A former City of Wyoming, Mich., dump truck has found new life as a crash attenuator vehicle for the city’s Fire Division. The refurbished attenuator, which would have cost $127,000 if purchased new, was built by fleet staff for less than half the cost, according to the city.
The crash attenuator is a safety device that reduces the damage to structures, vehicles, and motorists resulting from a motor vehicle collision. It is also designed to redirect vehicles away from hazards on the road. In the event of a crash or emergency situation on a roadway, the attenuator will be set up to protect the scene from passersby, thereby ensuring safety for public safety officials, emergency technicians, pedestrians, and victims. The vehicle will also be used by the Public Works Department staff while performing repairs on major streets, protecting both staff and equipment. This type of vehicle has not been a part of the city’s fleet in the past.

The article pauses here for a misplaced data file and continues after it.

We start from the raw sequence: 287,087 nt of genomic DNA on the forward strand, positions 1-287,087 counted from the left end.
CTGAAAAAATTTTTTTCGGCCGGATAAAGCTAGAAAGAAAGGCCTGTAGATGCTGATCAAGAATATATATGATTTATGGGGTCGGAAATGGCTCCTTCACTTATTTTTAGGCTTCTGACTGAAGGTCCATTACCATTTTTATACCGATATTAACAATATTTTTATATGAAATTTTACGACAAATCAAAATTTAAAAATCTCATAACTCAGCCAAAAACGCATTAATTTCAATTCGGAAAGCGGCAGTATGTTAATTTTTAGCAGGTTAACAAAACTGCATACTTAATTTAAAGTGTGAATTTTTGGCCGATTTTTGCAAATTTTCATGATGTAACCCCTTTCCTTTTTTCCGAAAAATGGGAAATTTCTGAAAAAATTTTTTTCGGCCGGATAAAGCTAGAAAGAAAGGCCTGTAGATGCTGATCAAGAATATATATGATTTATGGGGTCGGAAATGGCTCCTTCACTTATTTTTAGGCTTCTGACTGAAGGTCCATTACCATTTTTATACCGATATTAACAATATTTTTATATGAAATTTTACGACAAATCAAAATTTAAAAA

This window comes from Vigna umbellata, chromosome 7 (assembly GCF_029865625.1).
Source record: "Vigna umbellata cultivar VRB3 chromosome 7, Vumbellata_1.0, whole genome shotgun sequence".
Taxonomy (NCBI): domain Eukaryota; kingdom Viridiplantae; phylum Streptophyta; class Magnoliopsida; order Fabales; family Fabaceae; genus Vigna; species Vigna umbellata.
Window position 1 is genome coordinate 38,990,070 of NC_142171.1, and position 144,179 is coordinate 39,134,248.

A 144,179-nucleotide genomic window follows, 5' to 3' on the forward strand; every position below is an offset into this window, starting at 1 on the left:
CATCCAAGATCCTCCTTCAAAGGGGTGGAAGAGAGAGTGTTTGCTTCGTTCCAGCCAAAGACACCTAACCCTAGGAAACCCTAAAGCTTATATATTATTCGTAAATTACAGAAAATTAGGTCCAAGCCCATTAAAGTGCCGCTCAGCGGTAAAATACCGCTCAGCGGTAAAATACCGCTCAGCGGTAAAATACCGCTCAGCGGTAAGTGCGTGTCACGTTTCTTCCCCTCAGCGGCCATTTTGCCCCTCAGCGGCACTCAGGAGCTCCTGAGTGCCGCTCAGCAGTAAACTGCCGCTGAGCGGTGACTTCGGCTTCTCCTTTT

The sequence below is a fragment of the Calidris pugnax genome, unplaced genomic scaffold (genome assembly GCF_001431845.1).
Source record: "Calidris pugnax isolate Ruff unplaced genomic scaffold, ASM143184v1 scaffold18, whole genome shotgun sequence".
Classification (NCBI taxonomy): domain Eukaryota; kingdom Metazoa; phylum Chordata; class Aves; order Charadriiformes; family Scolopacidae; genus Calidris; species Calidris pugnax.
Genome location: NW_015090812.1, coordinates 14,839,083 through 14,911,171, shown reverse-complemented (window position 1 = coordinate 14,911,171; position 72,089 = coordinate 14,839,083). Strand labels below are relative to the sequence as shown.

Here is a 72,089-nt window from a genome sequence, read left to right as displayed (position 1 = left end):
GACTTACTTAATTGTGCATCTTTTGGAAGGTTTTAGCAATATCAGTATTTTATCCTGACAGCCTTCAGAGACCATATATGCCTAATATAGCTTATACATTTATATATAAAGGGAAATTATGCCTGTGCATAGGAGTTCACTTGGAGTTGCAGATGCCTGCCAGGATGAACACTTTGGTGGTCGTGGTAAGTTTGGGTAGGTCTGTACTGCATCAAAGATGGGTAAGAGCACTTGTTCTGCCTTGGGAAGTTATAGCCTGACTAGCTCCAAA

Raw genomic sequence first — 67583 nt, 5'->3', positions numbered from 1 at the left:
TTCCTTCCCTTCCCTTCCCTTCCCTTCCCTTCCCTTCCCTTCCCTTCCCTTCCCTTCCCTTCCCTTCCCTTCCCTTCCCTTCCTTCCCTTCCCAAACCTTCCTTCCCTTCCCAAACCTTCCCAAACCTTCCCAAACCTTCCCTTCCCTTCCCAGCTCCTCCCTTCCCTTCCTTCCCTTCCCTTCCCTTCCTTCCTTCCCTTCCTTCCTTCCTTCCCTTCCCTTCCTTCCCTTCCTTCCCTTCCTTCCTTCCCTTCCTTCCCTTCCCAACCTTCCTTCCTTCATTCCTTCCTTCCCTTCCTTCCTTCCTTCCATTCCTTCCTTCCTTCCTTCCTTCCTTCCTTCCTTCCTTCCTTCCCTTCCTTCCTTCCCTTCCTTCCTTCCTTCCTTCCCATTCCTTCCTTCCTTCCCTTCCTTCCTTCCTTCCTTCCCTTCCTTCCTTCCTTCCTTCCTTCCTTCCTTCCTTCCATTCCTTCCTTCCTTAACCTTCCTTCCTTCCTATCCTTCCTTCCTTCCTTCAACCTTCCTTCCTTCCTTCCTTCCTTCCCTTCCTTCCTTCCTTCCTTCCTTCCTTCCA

The crash attenuator truck was used as a dump truck by the city’s Public Works Department. For more than 15 years, the dump truck hauled debris, assisted in water and sewer emergencies, and plowed roads. When it became apparent that its usefulness was coming to an end, staff proposed the transition to a crash attenuator rather than sending the vehicle to auction. The city acquired a $20,000 grant from the Michigan Municipal Risk Management Authority (MMRMA) to help pay for the project.
Ted Seil, fleet supervisor for the City of Wyoming, led the project and oversaw the truck’s transformation. “Converting the dump truck into a new use was a unique project for the fleet services technicians. We’re pleased with the results and the cost-savings, and we’re happy to know our colleagues will be safe out on the road when responding to emergencies.”
Since the completion of the attenuator truck, it has been used six times.